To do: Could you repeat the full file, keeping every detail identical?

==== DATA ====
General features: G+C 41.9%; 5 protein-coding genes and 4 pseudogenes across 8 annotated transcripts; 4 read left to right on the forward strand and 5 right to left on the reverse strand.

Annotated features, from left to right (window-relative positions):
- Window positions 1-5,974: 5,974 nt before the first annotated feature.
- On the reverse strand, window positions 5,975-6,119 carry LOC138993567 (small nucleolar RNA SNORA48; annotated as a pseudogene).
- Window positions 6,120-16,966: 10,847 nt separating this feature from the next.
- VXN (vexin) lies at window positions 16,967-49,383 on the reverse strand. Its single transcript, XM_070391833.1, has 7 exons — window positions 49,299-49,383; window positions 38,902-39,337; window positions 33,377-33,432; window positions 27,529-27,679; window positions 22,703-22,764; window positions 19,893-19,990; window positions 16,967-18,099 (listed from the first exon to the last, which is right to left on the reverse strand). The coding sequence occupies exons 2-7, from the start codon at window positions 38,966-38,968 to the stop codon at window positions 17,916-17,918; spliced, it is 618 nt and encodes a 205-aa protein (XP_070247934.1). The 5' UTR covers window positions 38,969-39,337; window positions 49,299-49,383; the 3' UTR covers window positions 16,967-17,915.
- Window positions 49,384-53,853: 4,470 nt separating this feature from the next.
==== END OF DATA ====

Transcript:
General features: G+C 41.9%; 5 protein-coding genes and 4 pseudogenes across 8 annotated transcripts; 4 read left to right on the forward strand and 5 right to left on the reverse strand.

Annotated features, from left to right (window-relative positions):
- Window positions 1-5,974: 5,974 nt before the first annotated feature.
- On the reverse strand, window positions 5,975-6,119 carry LOC138993567 (small nucleolar RNA SNORA48; annotated as a pseudogene).
- Window positions 6,120-16,966: 10,847 nt separating this feature from the next.
- VXN (vexin) lies at window positions 16,967-49,383 on the reverse strand. Its single transcript, XM_070391833.1, has 7 exons — window positions 49,299-49,383; window positions 38,902-39,337; window positions 33,377-33,432; window positions 27,529-27,679; window positions 22,703-22,764; window positions 19,893-19,990; window positions 16,967-18,099 (listed from the first exon to the last, which is right to left on the reverse strand). The coding sequence occupies exons 2-7, from the start codon at window positions 38,966-38,968 to the stop codon at window positions 17,916-17,918; spliced, it is 618 nt and encodes a 205-aa protein (XP_070247934.1). The 5' UTR covers window positions 38,969-39,337; window positions 49,299-49,383; the 3' UTR covers window positions 16,967-17,915.
- Window positions 49,384-53,853: 4,470 nt separating this feature from the next.